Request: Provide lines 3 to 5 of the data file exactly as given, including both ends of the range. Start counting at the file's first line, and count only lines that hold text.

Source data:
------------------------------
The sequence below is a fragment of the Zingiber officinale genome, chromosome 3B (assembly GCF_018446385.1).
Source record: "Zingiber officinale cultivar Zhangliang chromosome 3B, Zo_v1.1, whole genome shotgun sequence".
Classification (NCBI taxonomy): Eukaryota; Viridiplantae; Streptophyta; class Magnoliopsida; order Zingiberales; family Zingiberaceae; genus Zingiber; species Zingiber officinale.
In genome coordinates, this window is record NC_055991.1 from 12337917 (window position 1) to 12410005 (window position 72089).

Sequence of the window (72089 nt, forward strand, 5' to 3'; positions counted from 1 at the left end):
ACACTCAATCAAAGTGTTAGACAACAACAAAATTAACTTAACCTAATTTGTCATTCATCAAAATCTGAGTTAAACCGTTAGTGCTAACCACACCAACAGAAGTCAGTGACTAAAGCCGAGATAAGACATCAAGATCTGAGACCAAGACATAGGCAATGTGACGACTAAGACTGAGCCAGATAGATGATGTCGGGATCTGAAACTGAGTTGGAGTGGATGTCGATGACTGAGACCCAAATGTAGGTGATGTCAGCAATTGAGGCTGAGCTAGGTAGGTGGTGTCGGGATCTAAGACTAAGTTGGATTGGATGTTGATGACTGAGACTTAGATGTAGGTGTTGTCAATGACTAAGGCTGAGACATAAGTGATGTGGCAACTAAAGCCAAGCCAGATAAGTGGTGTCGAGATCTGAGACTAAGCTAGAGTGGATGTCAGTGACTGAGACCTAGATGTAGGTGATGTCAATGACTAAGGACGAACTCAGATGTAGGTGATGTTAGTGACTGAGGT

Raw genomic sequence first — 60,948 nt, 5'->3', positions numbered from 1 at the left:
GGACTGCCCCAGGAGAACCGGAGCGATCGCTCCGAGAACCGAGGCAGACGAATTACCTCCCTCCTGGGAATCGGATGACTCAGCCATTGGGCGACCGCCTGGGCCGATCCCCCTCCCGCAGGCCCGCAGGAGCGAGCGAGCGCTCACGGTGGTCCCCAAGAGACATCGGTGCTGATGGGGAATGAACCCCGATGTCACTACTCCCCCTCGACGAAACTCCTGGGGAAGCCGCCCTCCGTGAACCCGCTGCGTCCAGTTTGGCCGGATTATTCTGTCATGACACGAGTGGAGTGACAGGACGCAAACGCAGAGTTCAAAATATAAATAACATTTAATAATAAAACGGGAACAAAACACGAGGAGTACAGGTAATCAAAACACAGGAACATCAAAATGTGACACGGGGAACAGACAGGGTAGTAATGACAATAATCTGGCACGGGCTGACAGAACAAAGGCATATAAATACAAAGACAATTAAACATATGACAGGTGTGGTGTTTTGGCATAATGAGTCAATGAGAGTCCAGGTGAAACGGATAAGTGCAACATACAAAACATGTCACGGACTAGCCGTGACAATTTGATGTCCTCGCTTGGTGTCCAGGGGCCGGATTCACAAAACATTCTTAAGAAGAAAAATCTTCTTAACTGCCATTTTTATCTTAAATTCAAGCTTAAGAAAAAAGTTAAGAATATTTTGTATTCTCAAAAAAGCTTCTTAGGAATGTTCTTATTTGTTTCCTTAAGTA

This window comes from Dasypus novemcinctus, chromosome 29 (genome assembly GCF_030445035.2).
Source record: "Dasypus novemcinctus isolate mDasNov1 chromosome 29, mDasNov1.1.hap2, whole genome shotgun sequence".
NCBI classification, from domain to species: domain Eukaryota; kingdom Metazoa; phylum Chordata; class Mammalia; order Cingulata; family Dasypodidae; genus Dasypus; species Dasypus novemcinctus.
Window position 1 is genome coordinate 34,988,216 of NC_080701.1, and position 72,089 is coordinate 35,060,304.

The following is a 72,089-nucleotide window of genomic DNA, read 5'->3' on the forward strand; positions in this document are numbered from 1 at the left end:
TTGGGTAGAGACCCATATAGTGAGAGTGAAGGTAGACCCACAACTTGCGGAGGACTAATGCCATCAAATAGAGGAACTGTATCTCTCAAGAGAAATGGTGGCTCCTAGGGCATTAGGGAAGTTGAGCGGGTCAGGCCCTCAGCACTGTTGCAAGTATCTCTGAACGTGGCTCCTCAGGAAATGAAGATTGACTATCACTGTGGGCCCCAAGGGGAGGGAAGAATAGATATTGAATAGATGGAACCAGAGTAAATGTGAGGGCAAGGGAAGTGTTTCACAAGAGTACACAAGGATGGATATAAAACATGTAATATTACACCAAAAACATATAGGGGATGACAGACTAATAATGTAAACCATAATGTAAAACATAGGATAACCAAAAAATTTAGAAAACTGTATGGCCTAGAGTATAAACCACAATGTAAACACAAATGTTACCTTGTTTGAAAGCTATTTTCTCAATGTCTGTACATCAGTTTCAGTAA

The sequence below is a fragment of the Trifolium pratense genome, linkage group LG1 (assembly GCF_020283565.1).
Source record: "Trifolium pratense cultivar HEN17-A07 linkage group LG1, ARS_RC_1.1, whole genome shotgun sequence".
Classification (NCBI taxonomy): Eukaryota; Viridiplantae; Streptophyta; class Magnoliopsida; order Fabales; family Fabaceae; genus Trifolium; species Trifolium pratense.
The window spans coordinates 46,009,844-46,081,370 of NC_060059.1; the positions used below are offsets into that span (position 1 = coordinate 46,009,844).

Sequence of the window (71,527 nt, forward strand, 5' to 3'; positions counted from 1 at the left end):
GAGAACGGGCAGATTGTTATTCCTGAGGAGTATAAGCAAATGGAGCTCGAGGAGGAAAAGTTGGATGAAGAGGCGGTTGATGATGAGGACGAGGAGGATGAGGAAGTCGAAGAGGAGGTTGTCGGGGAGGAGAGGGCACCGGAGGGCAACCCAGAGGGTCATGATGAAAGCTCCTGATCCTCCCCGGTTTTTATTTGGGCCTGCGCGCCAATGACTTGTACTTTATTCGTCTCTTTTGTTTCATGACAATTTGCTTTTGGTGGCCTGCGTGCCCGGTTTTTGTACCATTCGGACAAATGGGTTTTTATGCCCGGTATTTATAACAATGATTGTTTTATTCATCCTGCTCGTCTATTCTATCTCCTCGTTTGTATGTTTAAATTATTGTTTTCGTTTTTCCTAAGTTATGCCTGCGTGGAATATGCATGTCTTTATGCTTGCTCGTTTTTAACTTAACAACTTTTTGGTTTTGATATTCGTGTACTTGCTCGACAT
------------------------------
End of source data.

Classification (NCBI taxonomy): Eukaryota; Viridiplantae; Streptophyta; class Magnoliopsida; order Zingiberales; family Zingiberaceae; genus Zingiber; species Zingiber officinale.
In genome coordinates, this window is record NC_055991.1 from 12337917 (window position 1) to 12410005 (window position 72089).

Sequence of the window (72089 nt, forward strand, 5' to 3'; positions counted from 1 at the left end):